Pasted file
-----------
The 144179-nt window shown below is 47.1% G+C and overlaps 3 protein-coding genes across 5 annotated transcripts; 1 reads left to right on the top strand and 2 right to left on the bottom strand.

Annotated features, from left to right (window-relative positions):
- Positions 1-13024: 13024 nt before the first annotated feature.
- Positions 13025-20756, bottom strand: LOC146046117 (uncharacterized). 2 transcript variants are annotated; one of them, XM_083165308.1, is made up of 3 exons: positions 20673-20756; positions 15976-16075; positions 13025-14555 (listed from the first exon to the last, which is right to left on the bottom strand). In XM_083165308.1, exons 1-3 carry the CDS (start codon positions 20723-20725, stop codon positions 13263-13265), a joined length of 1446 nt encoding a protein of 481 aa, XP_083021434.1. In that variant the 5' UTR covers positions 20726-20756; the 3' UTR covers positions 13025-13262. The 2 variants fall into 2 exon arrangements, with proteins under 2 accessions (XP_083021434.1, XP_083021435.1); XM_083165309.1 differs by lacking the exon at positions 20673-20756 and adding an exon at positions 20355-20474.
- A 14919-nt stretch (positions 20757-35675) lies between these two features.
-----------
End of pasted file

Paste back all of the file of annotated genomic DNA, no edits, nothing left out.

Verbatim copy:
The 144179-nt window shown below is 47.1% G+C and overlaps 3 protein-coding genes across 5 annotated transcripts; 1 reads left to right on the top strand and 2 right to left on the bottom strand.

Annotated features, from left to right (window-relative positions):
- Positions 1-13024: 13024 nt before the first annotated feature.
- Positions 13025-20756, bottom strand: LOC146046117 (uncharacterized). 2 transcript variants are annotated; one of them, XM_083165308.1, is made up of 3 exons: positions 20673-20756; positions 15976-16075; positions 13025-14555 (listed from the first exon to the last, which is right to left on the bottom strand). In XM_083165308.1, exons 1-3 carry the CDS (start codon positions 20723-20725, stop codon positions 13263-13265), a joined length of 1446 nt encoding a protein of 481 aa, XP_083021434.1. In that variant the 5' UTR covers positions 20726-20756; the 3' UTR covers positions 13025-13262. The 2 variants fall into 2 exon arrangements, with proteins under 2 accessions (XP_083021434.1, XP_083021435.1); XM_083165309.1 differs by lacking the exon at positions 20673-20756 and adding an exon at positions 20355-20474.
- A 14919-nt stretch (positions 20757-35675) lies between these two features.